Suddenly, his whole career makes sense.
And I really got to find a way to get hold of that 8-disc Bear Family monster again.
Volumes 1–6 can be accessed under the “Elvis In The Fifties” category at the right
Before Elvis’ eightieth birthday recedes, here’s a reminder of just how much the sands of history–and its shady cousin, memory–can slip and slide.
NOTES are mine….quotes are sourced as notated.
I actually assembled this series of quotes about fifteen years ago as part of a larger piece I wrote in response to a friend of mine making the standard claim that Elvis basically “stole everything” (including, of course, “Hound Dog”) from black people and, more generally, to a strain of then prominent “scholarship” (mostly found in left leaning magazines and, to be fair, mostly refuted there, too) which frequently asserted, among other things, that Big Mama Thornton had not only recorded the original version (true) but had written it (false).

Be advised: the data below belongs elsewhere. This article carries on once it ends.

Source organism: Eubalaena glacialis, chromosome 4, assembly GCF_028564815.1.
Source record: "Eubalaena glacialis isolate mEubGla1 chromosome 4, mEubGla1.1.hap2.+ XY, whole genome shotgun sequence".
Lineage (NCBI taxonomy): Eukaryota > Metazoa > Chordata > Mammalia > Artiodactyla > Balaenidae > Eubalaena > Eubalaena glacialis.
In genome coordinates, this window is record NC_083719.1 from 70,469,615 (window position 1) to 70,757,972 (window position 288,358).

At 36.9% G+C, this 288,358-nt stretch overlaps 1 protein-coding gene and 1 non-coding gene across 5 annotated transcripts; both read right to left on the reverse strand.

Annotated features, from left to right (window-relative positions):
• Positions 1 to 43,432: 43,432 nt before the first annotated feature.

So, for a messy, complicated story of one little record…
Speak memory….I leave it to each reader to decide who to believe!
….On August 13, 1952, (Jerry) Leiber and (Mike) Stoller became de facto producers when they supervised, from the studio control booth, Big Mama Thornton’s recording of their song “Hound Dog.”
Johnny Otis, a white drummer and vibraphonist, was the leader of a popular black blues band. He asked Leiber and Stoller to write some material for several of the singers in his band. Little Esther and Big Mama among them. “We went down to a rehearsal,” says Leiber, “and watched Big Mama perform. She must have weighed three hundred pounds and she was the saltiest chick we’d ever seen. We went home to write for her and out came “Hound Dog.”